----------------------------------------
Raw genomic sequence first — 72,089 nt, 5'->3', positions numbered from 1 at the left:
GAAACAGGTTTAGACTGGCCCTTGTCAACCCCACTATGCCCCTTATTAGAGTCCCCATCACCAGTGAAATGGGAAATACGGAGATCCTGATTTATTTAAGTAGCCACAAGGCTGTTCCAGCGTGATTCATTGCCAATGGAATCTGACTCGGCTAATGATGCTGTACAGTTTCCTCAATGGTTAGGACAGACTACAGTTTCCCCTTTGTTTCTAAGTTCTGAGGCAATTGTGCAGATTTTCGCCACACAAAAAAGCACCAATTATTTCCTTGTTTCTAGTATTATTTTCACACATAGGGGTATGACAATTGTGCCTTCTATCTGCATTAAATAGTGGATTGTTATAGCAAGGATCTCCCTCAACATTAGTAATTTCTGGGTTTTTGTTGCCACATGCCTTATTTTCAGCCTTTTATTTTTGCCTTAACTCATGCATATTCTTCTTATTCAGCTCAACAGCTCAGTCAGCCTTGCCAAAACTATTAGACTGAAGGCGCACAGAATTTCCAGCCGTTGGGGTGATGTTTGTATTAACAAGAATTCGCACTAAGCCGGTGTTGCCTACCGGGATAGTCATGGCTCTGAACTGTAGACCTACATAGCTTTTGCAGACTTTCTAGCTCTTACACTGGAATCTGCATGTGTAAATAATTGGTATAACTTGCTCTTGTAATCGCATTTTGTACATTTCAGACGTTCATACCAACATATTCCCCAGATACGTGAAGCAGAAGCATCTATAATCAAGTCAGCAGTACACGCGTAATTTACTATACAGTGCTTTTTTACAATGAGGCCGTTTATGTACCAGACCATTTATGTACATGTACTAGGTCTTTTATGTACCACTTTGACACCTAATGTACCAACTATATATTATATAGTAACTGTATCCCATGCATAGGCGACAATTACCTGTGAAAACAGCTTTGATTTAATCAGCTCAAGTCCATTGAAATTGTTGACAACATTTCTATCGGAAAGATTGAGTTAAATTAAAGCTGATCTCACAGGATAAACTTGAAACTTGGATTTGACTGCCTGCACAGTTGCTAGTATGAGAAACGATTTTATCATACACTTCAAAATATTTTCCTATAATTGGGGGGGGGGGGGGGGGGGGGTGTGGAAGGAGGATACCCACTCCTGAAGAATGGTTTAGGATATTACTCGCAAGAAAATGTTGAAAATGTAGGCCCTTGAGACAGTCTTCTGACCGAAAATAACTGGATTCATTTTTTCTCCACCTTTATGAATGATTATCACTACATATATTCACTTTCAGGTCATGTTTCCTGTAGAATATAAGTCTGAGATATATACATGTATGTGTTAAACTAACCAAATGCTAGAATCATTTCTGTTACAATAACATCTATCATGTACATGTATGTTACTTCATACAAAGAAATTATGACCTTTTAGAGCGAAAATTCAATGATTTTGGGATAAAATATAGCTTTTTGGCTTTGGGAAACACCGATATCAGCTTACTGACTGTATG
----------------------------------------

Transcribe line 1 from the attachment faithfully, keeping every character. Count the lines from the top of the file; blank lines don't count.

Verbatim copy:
Raw genomic sequence first — 72,089 nt, 5'->3', positions numbered from 1 at the left: